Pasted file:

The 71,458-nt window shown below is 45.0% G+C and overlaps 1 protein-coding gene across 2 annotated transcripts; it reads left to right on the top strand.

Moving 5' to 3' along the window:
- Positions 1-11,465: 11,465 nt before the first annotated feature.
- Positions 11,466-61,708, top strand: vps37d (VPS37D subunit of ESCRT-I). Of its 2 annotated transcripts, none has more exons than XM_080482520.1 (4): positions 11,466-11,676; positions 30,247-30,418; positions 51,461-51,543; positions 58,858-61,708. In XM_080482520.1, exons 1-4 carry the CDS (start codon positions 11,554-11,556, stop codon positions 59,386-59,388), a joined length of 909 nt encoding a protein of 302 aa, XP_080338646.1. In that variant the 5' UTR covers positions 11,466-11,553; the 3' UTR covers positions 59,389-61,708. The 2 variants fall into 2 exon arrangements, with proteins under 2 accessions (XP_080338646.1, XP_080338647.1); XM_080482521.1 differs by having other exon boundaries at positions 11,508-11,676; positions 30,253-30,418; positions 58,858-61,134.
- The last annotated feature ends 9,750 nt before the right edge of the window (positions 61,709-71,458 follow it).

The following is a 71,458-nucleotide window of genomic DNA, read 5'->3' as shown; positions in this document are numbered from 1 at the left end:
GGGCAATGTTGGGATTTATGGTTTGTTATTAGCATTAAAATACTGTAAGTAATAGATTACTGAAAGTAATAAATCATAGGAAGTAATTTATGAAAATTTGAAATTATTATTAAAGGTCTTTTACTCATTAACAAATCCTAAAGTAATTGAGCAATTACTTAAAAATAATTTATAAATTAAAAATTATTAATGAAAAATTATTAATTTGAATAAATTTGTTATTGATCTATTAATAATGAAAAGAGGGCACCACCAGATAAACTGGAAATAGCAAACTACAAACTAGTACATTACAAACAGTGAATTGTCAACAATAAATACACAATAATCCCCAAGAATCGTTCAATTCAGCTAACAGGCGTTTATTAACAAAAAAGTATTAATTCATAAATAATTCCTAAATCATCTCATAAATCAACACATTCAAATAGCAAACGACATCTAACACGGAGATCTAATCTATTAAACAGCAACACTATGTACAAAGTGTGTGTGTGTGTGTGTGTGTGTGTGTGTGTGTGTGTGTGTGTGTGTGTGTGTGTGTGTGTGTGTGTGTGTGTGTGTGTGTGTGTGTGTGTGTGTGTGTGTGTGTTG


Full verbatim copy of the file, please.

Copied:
The 71,458-nt window shown below is 45.0% G+C and overlaps 1 protein-coding gene across 2 annotated transcripts; it reads left to right on the top strand.

Moving 5' to 3' along the window:
- Positions 1-11,465: 11,465 nt before the first annotated feature.
- Positions 11,466-61,708, top strand: vps37d (VPS37D subunit of ESCRT-I). Of its 2 annotated transcripts, none has more exons than XM_080482520.1 (4): positions 11,466-11,676; positions 30,247-30,418; positions 51,461-51,543; positions 58,858-61,708. In XM_080482520.1, exons 1-4 carry the CDS (start codon positions 11,554-11,556, stop codon positions 59,386-59,388), a joined length of 909 nt encoding a protein of 302 aa, XP_080338646.1. In that variant the 5' UTR covers positions 11,466-11,553; the 3' UTR covers positions 59,389-61,708. The 2 variants fall into 2 exon arrangements, with proteins under 2 accessions (XP_080338646.1, XP_080338647.1); XM_080482521.1 differs by having other exon boundaries at positions 11,508-11,676; positions 30,253-30,418; positions 58,858-61,134.
- The last annotated feature ends 9,750 nt before the right edge of the window (positions 61,709-71,458 follow it).

The following is a 71,458-nucleotide window of genomic DNA, read 5'->3' as shown; positions in this document are numbered from 1 at the left end:
GGGCAATGTTGGGATTTATGGTTTGTTATTAGCATTAAAATACTGTAAGTAATAGATTACTGAAAGTAATAAATCATAGGAAGTAATTTATGAAAATTTGAAATTATTATTAAAGGTCTTTTACTCATTAACAAATCCTAAAGTAATTGAGCAATTACTTAAAAATAATTTATAAATTAAAAATTATTAATGAAAAATTATTAATTTGAATAAATTTGTTATTGATCTATTAATAATGAAAAGAGGGCACCACCAGATAAACTGGAAATAGCAAACTACAAACTAGTACATTACAAACAGTGAATTGTCAACAATAAATACACAATAATCCCCAAGAATCGTTCAATTCAGCTAACAGGCGTTTATTAACAAAAAAGTATTAATTCATAAATAATTCCTAAATCATCTCATAAATCAACACATTCAAATAGCAAACGACATCTAACACGGAGATCTAATCTATTAAACAGCAACACTATGTACAAAGTGTGTGTGTGTGTGTGTGTGTGTGTGTGTGTGTGTGTGTGTGTGTGTGTGTGTGTGTGTGTGTGTGTGTGTGTGTGTGTGTGTGTGTGTGTGTGTGTGTGTGTGTTG